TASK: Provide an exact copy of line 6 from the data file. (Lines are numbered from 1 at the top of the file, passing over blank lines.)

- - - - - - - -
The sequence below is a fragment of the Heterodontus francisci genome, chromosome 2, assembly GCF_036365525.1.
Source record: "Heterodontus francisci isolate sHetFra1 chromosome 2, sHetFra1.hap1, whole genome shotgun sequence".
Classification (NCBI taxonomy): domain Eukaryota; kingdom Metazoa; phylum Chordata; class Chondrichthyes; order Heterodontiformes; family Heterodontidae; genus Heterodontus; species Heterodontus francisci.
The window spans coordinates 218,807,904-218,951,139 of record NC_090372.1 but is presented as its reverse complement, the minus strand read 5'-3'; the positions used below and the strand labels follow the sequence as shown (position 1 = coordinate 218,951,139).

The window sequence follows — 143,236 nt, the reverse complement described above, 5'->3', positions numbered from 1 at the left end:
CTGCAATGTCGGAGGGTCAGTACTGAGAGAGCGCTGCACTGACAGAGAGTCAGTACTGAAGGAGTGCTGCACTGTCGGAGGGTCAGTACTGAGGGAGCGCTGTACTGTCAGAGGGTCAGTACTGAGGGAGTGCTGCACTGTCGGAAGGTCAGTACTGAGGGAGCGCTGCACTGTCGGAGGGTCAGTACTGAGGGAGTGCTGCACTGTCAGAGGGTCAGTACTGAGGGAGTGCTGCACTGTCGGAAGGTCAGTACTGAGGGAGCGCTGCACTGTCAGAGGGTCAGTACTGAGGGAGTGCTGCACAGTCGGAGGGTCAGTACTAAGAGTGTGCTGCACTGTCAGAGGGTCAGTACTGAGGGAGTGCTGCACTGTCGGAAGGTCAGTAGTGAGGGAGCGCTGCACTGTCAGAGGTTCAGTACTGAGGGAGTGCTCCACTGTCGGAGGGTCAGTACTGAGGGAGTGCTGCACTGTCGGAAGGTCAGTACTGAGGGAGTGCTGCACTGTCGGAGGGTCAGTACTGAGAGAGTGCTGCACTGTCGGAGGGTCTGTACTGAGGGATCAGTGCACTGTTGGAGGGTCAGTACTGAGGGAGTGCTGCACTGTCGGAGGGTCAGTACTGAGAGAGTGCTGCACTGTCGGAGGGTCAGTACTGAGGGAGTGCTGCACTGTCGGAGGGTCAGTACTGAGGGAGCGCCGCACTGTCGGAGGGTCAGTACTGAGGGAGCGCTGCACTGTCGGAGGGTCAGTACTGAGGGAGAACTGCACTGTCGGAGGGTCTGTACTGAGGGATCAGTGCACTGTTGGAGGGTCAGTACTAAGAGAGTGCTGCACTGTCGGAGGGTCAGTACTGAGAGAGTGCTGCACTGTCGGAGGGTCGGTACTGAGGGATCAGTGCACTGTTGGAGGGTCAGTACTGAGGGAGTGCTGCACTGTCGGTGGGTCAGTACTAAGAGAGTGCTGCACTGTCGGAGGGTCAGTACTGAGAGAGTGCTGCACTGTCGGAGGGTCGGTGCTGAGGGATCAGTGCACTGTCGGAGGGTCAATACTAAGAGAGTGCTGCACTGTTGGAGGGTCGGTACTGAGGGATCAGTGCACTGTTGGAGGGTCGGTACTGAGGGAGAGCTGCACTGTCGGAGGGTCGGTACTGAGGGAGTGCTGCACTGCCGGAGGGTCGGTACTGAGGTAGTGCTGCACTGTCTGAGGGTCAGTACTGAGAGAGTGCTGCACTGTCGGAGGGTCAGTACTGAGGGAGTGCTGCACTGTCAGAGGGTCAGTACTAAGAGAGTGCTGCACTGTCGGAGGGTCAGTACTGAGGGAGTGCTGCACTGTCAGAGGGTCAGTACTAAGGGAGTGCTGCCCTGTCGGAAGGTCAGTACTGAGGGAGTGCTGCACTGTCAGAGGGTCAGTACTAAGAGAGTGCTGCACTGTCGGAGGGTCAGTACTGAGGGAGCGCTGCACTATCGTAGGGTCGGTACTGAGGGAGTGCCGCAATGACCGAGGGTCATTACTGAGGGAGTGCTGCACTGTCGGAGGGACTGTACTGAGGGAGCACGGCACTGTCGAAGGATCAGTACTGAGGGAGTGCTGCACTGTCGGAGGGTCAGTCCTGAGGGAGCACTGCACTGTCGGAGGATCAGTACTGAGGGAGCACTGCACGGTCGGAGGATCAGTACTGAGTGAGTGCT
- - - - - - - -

CTGCAATGTCGGAGGGTCAGTACTGAGAGAGCGCTGCACTGACAGAGAGTCAGTACTGAAGGAGTGCTGCACTGTCGGAGGGTCAGTACTGAGGGAGCGCTGTACTGTCAGAGGGTCAGTACTGAGGGAGTGCTGCACTGTCGGAAGGTCAGTACTGAGGGAGCGCTGCACTGTCGGAGGGTCAGTACTGAGGGAGTGCTGCACTGTCAGAGGGTCAGTACTGAGGGAGTGCTGCACTGTCGGAAGGTCAGTACTGAGGGAGCGCTGCACTGTCAGAGGGTCAGTACTGAGGGAGTGCTGCACAGTCGGAGGGTCAGTACTAAGAGTGTGCTGCACTGTCAGAGGGTCAGTACTGAGGGAGTGCTGCACTGTCGGAAGGTCAGTAGTGAGGGAGCGCTGCACTGTCAGAGGTTCAGTACTGAGGGAGTGCTCCACTGTCGGAGGGTCAGTACTGAGGGAGTGCTGCACTGTCGGAAGGTCAGTACTGAGGGAGTGCTGCACTGTCGGAGGGTCAGTACTGAGAGAGTGCTGCACTGTCGGAGGGTCTGTACTGAGGGATCAGTGCACTGTTGGAGGGTCAGTACTGAGGGAGTGCTGCACTGTCGGAGGGTCAGTACTGAGAGAGTGCTGCACTGTCGGAGGGTCAGTACTGAGGGAGTGCTGCACTGTCGGAGGGTCAGTACTGAGGGAGCGCCGCACTGTCGGAGGGTCAGTACTGAGGGAGCGCTGCACTGTCGGAGGGTCAGTACTGAGGGAGAACTGCACTGTCGGAGGGTCTGTACTGAGGGATCAGTGCACTGTTGGAGGGTCAGTACTAAGAGAGTGCTGCACTGTCGGAGGGTCAGTACTGAGAGAGTGCTGCACTGTCGGAGGGTCGGTACTGAGGGATCAGTGCACTGTTGGAGGGTCAGTACTGAGGGAGTGCTGCACTGTCGGTGGGTCAGTACTAAGAGAGTGCTGCACTGTCGGAGGGTCAGTACTGAGAGAGTGCTGCACTGTCGGAGGGTCGGTGCTGAGGGATCAGTGCACTGTCGGAGGGTCAATACTAAGAGAGTGCTGCACTGTTGGAGGGTCGGTACTGAGGGATCAGTGCACTGTTGGAGGGTCGGTACTGAGGGAGAGCTGCACTGTCGGAGGGTCGGTACTGAGGGAGTGCTGCACTGCCGGAGGGTCGGTACTGAGGTAGTGCTGCACTGTCTGAGGGTCAGTACTGAGAGAGTGCTGCACTGTCGGAGGGTCAGTACTGAGGGAGTGCTGCACTGTCAGAGGGTCAGTACTAAGAGAGTGCTGCACTGTCGGAGGGTCAGTACTGAGGGAGTGCTGCACTGTCAGAGGGTCAGTACTAAGGGAGTGCTGCCCTGTCGGAAGGTCAGTACTGAGGGAGTGCTGCACTGTCAGAGGGTCAGTACTAAGAGAGTGCTGCACTGTCGGAGGGTCAGTACTGAGGGAGCGCTGCACTATCGTAGGGTCGGTACTGAGGGAGTGCCGCAATGACCGAGGGTCATTACTGAGGGAGTGCTGCACTGTCGGAGGGACTGTACTGAGGGAGCACGGCACTGTCGAAGGATCAGTACTGAGGGAGTGCTGCACTGTCGGAGGGTCAGTCCTGAGGGAGCACTGCACTGTCGGAGGATCAGTACTGAGGGAGCACTGCACGGTCGGAGGATCAGTACTGAGTGAGTGCT